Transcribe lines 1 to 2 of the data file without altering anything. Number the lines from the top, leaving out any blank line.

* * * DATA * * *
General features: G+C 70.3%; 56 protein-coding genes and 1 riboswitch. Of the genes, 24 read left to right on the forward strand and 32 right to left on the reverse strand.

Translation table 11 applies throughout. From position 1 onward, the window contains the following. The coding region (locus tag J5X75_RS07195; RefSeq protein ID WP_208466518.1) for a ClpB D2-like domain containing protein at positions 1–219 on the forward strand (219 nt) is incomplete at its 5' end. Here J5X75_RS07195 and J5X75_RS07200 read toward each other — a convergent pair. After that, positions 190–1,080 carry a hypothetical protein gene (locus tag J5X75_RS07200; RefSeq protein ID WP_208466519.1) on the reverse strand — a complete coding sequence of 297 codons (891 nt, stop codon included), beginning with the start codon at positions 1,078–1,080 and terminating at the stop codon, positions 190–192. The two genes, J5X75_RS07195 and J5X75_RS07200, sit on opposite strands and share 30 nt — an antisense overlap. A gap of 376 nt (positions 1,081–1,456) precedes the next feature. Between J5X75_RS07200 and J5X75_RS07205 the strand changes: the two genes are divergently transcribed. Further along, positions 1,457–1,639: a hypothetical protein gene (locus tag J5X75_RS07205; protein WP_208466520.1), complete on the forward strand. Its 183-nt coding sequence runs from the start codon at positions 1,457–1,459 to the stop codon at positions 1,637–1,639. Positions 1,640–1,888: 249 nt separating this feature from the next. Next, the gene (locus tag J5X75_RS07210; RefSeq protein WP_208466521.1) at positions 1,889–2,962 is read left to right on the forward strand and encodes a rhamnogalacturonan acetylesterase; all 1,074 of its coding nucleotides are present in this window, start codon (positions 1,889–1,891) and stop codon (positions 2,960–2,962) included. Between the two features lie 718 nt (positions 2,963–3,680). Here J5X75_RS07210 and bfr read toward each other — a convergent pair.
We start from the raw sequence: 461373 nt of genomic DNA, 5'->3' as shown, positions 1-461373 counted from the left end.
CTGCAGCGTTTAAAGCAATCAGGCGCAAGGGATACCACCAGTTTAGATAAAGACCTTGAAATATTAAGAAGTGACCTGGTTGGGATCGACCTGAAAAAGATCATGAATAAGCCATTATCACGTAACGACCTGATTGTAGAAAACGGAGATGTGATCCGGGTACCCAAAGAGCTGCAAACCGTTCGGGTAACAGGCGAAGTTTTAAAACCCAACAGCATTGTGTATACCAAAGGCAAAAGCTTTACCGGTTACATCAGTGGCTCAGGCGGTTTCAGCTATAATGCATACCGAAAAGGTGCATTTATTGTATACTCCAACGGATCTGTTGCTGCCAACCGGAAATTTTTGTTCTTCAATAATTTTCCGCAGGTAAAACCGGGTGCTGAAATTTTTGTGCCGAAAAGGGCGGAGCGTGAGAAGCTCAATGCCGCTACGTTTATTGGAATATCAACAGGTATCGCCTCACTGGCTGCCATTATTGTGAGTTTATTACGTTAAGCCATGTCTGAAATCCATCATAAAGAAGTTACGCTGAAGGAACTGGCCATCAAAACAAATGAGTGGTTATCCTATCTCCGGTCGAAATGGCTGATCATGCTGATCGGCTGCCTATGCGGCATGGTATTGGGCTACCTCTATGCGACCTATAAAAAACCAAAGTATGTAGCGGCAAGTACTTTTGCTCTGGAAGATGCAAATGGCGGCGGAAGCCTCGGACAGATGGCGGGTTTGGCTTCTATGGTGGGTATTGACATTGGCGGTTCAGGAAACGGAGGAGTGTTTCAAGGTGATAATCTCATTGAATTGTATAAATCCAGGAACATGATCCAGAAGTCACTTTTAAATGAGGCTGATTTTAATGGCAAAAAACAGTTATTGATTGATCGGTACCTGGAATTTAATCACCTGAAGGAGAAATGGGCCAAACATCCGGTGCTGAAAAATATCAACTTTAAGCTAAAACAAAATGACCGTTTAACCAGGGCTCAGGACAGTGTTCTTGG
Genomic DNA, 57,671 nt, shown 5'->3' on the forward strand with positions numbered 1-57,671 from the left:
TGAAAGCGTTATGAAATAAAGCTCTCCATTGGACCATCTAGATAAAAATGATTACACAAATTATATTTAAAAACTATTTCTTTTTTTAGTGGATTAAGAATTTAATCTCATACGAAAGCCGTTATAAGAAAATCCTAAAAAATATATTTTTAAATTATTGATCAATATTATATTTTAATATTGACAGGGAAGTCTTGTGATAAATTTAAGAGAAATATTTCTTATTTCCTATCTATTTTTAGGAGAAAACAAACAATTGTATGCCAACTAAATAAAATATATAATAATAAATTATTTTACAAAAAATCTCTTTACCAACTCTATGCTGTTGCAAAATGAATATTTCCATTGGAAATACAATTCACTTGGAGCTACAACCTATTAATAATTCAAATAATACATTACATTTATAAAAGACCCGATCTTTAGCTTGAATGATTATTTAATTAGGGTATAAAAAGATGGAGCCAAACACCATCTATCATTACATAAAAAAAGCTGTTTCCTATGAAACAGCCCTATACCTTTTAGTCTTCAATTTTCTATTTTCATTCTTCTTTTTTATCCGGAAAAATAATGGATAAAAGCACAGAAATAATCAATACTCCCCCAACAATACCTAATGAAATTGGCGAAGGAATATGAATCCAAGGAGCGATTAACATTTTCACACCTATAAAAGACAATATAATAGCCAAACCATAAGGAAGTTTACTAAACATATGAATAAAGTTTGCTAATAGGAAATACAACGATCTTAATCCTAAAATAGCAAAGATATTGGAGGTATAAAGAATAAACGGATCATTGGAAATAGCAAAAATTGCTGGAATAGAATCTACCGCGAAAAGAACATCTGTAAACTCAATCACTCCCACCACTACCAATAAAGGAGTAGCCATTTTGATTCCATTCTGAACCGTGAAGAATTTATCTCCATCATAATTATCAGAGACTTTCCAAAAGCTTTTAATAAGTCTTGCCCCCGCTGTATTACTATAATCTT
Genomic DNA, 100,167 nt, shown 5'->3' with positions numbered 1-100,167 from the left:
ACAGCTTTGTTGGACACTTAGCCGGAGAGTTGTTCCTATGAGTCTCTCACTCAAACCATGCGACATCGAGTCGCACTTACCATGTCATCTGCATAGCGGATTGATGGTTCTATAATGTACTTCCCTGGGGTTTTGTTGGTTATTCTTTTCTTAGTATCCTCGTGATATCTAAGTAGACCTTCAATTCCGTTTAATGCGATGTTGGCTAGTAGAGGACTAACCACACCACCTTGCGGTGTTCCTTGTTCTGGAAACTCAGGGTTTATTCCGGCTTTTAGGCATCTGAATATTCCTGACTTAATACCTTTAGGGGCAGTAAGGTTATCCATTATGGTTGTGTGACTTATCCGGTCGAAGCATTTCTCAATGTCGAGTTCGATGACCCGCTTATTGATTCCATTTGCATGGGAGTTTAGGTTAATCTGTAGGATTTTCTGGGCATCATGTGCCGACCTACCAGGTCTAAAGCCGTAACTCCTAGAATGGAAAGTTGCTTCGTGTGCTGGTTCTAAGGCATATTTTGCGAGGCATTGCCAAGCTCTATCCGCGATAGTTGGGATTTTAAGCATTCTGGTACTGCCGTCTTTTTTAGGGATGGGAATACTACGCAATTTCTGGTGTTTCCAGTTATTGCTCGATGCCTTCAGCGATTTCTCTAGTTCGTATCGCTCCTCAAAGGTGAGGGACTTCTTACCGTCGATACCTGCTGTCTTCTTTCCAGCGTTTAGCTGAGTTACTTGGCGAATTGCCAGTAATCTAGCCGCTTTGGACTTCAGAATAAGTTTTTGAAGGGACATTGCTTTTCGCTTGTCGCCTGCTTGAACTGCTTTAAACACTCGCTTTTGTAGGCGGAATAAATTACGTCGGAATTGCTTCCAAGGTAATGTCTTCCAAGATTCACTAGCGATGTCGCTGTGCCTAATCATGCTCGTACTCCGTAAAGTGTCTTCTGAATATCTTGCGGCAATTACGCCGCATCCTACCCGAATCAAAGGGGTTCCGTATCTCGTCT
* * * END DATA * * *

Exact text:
General features: G+C 70.3%; 56 protein-coding genes and 1 riboswitch. Of the genes, 24 read left to right on the forward strand and 32 right to left on the reverse strand.

Translation table 11 applies throughout. From position 1 onward, the window contains the following. The coding region (locus tag J5X75_RS07195; RefSeq protein ID WP_208466518.1) for a ClpB D2-like domain containing protein at positions 1–219 on the forward strand (219 nt) is incomplete at its 5' end. Here J5X75_RS07195 and J5X75_RS07200 read toward each other — a convergent pair. After that, positions 190–1,080 carry a hypothetical protein gene (locus tag J5X75_RS07200; RefSeq protein ID WP_208466519.1) on the reverse strand — a complete coding sequence of 297 codons (891 nt, stop codon included), beginning with the start codon at positions 1,078–1,080 and terminating at the stop codon, positions 190–192. The two genes, J5X75_RS07195 and J5X75_RS07200, sit on opposite strands and share 30 nt — an antisense overlap. A gap of 376 nt (positions 1,081–1,456) precedes the next feature. Between J5X75_RS07200 and J5X75_RS07205 the strand changes: the two genes are divergently transcribed. Further along, positions 1,457–1,639: a hypothetical protein gene (locus tag J5X75_RS07205; protein WP_208466520.1), complete on the forward strand. Its 183-nt coding sequence runs from the start codon at positions 1,457–1,459 to the stop codon at positions 1,637–1,639. Positions 1,640–1,888: 249 nt separating this feature from the next. Next, the gene (locus tag J5X75_RS07210; RefSeq protein WP_208466521.1) at positions 1,889–2,962 is read left to right on the forward strand and encodes a rhamnogalacturonan acetylesterase; all 1,074 of its coding nucleotides are present in this window, start codon (positions 1,889–1,891) and stop codon (positions 2,960–2,962) included. Between the two features lie 718 nt (positions 2,963–3,680). Here J5X75_RS07210 and bfr read toward each other — a convergent pair.